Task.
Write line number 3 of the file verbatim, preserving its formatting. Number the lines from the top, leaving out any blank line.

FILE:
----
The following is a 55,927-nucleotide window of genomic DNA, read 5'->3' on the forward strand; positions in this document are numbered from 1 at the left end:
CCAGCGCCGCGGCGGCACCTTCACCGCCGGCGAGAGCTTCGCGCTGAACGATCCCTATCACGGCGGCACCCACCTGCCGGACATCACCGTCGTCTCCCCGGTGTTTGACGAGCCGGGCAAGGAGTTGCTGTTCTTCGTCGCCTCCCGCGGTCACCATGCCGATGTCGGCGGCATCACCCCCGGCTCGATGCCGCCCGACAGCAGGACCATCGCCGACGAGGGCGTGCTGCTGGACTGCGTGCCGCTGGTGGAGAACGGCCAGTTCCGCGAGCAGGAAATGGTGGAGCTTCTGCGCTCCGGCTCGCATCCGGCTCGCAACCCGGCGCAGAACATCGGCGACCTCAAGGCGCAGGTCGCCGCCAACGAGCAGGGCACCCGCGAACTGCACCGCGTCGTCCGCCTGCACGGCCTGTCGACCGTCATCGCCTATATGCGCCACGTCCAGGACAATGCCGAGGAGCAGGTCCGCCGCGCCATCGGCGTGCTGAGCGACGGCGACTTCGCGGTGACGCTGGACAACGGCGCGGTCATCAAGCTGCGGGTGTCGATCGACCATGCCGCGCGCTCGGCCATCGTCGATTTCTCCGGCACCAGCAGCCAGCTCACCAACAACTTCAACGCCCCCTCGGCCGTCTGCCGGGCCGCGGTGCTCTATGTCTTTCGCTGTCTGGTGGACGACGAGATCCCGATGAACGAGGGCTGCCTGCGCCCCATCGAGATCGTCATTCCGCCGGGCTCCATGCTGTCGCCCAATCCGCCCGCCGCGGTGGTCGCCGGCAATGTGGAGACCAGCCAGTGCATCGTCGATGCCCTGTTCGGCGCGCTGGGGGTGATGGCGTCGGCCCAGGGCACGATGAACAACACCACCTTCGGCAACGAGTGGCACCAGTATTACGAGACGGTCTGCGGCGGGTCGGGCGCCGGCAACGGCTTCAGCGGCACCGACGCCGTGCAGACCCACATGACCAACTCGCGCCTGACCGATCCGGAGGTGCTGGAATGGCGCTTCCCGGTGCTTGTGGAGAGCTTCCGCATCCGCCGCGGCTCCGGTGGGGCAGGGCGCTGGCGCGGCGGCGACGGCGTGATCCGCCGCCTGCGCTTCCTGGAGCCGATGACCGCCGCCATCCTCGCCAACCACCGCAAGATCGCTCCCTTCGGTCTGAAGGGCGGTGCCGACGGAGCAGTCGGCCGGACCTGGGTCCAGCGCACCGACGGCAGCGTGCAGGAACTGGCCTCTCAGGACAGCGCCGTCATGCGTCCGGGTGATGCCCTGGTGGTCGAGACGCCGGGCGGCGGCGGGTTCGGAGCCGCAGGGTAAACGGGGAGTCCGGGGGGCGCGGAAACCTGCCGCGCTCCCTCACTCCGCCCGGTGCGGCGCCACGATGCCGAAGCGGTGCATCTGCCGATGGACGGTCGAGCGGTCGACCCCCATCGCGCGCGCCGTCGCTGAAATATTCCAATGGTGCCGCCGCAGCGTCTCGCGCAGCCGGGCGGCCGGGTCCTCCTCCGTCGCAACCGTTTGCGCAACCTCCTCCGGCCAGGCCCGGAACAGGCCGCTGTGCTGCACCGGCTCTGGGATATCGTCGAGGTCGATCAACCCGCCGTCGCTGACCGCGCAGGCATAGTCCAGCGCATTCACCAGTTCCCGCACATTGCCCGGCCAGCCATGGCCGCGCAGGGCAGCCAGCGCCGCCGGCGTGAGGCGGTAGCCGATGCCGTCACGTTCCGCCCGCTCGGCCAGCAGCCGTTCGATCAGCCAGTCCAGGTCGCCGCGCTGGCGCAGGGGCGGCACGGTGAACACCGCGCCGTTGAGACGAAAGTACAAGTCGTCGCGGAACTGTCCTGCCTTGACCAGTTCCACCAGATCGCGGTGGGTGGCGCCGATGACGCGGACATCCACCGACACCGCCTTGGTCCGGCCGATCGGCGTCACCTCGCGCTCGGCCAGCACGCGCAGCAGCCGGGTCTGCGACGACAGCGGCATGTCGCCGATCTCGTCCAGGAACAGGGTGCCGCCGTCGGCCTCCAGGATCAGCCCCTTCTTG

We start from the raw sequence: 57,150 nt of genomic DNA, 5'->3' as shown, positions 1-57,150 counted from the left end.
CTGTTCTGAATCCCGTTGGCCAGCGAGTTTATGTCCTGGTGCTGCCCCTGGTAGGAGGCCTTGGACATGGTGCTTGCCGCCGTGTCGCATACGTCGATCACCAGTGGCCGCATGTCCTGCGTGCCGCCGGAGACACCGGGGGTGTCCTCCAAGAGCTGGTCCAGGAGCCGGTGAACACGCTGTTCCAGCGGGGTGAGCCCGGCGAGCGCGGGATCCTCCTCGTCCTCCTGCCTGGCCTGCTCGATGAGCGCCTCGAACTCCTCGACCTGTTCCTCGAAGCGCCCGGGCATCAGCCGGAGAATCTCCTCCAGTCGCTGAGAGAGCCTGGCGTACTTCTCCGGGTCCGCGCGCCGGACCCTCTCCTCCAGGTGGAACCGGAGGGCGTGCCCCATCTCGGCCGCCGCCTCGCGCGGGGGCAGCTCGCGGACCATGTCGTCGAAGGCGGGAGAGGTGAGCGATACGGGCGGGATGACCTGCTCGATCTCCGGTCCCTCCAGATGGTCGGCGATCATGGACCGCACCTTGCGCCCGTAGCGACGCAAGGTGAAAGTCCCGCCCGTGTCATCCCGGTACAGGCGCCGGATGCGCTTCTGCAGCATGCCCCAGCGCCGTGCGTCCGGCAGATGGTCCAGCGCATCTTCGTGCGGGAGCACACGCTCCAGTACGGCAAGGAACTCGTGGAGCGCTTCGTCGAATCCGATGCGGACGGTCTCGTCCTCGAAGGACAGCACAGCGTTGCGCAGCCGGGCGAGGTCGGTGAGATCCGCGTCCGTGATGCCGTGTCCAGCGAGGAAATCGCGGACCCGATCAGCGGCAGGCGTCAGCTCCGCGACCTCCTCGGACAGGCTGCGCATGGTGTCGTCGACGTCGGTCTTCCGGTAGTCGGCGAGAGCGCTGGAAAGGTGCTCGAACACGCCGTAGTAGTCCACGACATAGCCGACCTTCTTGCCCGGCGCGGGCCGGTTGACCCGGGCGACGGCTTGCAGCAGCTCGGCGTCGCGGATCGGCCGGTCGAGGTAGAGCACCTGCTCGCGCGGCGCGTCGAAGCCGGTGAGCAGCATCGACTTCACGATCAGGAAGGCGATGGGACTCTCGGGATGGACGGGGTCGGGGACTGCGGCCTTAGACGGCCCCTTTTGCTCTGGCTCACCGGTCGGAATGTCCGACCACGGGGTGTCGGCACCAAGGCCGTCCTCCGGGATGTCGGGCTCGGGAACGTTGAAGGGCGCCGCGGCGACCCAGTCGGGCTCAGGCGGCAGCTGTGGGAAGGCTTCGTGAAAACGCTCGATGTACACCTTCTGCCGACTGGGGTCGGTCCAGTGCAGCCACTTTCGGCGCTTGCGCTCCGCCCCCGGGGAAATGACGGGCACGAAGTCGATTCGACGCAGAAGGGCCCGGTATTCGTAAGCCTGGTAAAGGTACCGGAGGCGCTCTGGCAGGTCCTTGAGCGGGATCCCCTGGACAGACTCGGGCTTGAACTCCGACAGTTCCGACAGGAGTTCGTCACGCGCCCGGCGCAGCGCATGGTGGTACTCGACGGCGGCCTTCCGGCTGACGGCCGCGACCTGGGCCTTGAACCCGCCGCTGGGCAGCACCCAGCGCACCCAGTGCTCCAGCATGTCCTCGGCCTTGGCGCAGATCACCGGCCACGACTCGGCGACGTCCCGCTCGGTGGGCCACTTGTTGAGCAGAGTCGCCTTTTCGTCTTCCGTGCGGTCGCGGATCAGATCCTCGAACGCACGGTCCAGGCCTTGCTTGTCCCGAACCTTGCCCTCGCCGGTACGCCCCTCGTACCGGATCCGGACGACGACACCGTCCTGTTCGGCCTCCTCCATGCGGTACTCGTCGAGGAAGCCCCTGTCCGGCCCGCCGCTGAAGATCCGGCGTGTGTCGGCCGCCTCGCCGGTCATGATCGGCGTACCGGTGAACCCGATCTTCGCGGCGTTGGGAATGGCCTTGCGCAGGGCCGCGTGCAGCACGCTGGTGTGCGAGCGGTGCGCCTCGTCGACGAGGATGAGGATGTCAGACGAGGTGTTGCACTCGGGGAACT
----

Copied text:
We start from the raw sequence: 57,150 nt of genomic DNA, 5'->3' as shown, positions 1-57,150 counted from the left end.